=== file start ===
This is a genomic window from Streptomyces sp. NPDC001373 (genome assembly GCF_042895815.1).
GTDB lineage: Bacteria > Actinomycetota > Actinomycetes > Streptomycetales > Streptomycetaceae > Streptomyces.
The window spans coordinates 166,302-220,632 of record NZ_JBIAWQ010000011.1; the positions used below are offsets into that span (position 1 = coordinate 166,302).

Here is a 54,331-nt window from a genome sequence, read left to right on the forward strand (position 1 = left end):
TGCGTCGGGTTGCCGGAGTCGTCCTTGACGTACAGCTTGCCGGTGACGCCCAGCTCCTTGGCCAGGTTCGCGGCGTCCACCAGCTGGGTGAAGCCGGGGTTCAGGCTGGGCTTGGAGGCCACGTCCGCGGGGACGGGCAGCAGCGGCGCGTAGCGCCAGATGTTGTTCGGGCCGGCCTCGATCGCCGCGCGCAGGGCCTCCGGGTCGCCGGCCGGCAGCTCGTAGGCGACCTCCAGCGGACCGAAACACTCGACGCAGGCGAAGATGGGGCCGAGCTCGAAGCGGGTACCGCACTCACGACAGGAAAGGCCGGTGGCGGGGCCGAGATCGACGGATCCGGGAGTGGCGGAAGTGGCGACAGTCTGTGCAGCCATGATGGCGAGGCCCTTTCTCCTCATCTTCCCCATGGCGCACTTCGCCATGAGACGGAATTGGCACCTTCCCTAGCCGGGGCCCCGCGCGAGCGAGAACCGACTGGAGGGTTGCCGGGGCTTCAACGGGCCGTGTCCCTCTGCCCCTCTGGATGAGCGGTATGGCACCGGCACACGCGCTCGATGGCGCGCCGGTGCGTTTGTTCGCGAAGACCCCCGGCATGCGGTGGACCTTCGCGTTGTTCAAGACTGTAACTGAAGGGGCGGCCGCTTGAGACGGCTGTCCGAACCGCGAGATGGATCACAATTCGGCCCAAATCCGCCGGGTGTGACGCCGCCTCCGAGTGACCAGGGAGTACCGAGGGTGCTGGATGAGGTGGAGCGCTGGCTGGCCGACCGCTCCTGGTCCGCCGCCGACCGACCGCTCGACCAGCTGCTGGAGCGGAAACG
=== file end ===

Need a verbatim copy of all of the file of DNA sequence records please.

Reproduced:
This is a genomic window from Streptomyces sp. NPDC001373 (genome assembly GCF_042895815.1).
GTDB lineage: Bacteria > Actinomycetota > Actinomycetes > Streptomycetales > Streptomycetaceae > Streptomyces.
The window spans coordinates 166,302-220,632 of record NZ_JBIAWQ010000011.1; the positions used below are offsets into that span (position 1 = coordinate 166,302).

Here is a 54,331-nt window from a genome sequence, read left to right on the forward strand (position 1 = left end):
TGCGTCGGGTTGCCGGAGTCGTCCTTGACGTACAGCTTGCCGGTGACGCCCAGCTCCTTGGCCAGGTTCGCGGCGTCCACCAGCTGGGTGAAGCCGGGGTTCAGGCTGGGCTTGGAGGCCACGTCCGCGGGGACGGGCAGCAGCGGCGCGTAGCGCCAGATGTTGTTCGGGCCGGCCTCGATCGCCGCGCGCAGGGCCTCCGGGTCGCCGGCCGGCAGCTCGTAGGCGACCTCCAGCGGACCGAAACACTCGACGCAGGCGAAGATGGGGCCGAGCTCGAAGCGGGTACCGCACTCACGACAGGAAAGGCCGGTGGCGGGGCCGAGATCGACGGATCCGGGAGTGGCGGAAGTGGCGACAGTCTGTGCAGCCATGATGGCGAGGCCCTTTCTCCTCATCTTCCCCATGGCGCACTTCGCCATGAGACGGAATTGGCACCTTCCCTAGCCGGGGCCCCGCGCGAGCGAGAACCGACTGGAGGGTTGCCGGGGCTTCAACGGGCCGTGTCCCTCTGCCCCTCTGGATGAGCGGTATGGCACCGGCACACGCGCTCGATGGCGCGCCGGTGCGTTTGTTCGCGAAGACCCCCGGCATGCGGTGGACCTTCGCGTTGTTCAAGACTGTAACTGAAGGGGCGGCCGCTTGAGACGGCTGTCCGAACCGCGAGATGGATCACAATTCGGCCCAAATCCGCCGGGTGTGACGCCGCCTCCGAGTGACCAGGGAGTACCGAGGGTGCTGGATGAGGTGGAGCGCTGGCTGGCCGACCGCTCCTGGTCCGCCGCCGACCGACCGCTCGACCAGCTGCTGGAGCGGAAACG